Linux then the guest can run from any block / net hardware Linux can access -
even if the guest OS on its own doesn't have a driver for it.
> On Dec 8, 2007 9:57 AM, Mark Williamson <mark.williamson@xxxxxxxxxxxx>
> > > I have spent enough time trying to find out if the native device
> > > drivers
> > in
> > > Linux need to be modified for it to work on Linux or not. I havent been
> > > able to find a specific answer, so I thought i will post a query on
> > > this list. So here are a list of some question that I have.
> > >
> > > 1. Will native Linux device drivers work when running on Zen VMM?
> > The source code of native Linux drivers does not need to be modified for
> > use
> > in dom0 or a driver domain. Occasionally a driver doesn't work because
> > of bugs / assumptions and these have to be fixed but usually well-written
> > drivers will Just Work when compiled against the XenLinux kernel and
> > loaded.
> > You can't load a driver that was compiled against non-Xen Linux, but then
> > you
> > can't generally load drivers that were compiled against different Linuxes
> > anyhow, due to the lack of a stable ABI.
> > > 2. Has XenSource or somebody have written the front end and back end
> > driver
> > > for every device driver in Linux ? Or is it that only for a limited set
> > of
> > > devices the front end and back end drivers were developed.
> > The main front / back drivers available are block (should work with any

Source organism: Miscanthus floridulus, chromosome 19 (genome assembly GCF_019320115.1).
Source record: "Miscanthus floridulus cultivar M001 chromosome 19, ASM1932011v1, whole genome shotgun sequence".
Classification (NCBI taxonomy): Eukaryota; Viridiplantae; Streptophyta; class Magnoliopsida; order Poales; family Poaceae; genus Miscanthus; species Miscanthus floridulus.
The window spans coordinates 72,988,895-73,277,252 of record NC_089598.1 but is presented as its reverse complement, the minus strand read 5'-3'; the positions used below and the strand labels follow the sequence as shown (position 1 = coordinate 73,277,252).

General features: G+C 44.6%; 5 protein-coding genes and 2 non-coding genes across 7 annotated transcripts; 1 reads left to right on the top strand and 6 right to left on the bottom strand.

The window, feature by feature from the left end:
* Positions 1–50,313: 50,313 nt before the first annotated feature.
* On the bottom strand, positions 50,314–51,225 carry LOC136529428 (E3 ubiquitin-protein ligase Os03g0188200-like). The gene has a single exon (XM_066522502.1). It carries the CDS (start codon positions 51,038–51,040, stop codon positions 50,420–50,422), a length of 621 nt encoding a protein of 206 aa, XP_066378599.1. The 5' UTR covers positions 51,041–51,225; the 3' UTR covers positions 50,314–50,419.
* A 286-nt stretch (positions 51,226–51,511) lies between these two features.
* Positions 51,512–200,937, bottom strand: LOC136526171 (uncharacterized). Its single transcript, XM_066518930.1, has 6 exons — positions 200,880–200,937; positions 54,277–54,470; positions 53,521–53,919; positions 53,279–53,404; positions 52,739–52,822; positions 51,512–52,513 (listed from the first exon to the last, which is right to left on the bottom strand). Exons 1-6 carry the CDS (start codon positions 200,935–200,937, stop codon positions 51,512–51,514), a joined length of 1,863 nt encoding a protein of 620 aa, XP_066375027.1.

> > physical block device) and net (should work with any physical net
> > device).
> > There's also a simple, low performance framebuffer front / back driver.
> > There's some basic support for passing specific USB devices to HVM guests
> > in
> > the tree. It's also possible to assign whole PCI devices to a PV guest
> > (or
> > HVM, in the unstable tree). There's a pvSCSI driver in the works (you
> > can already access SCSI disks, this extends support to other
> > peripherals). These
> > techniques (do / will / should) allow you to pass devices into a guest
> > that
> > are not supported by the generic front / back device classes.
> > > 3. Is there some kind of documentation availabl for writing split
> > > device drivers?
> > There's some documentation in the interface manual in the source tree,
> > probably some on the wiki. The code may also be helpful to read.
> > The papers here
> > (http://www.cl.cam.ac.uk/research/srg/netos/xen/architecture.html) are
> > also
> > worth reading, especially "Safe Hardware Access with the Xen Virtual
> > Machine
> > Monitor" for a description of the IO architecture and "Xen and the Art of
> > Virtualization" for general Xen background.
> > You can also ask technical questions about implementation on the
> > xen-devel mailing list. The mailing list archive is possibly worth a
> > look too.
> > Hope that helps,
> > Cheers,
> > mark
> > --
> > Dave: Just a question. What use is a unicyle with no seat? And no
> > pedals! Mark: To answer a question with a question: What use is a
> > skateboard? Dave: Skateboards have wheels.
> > Mark: My wheel has a wheel!
Dave: Just a question. What use is a unicyle with no seat? And no pedals!
Mark: To answer a question with a question: What use is a skateboard?
Dave: Skateboards have wheels.
Mark: My wheel has a wheel!
Xen-users mailing list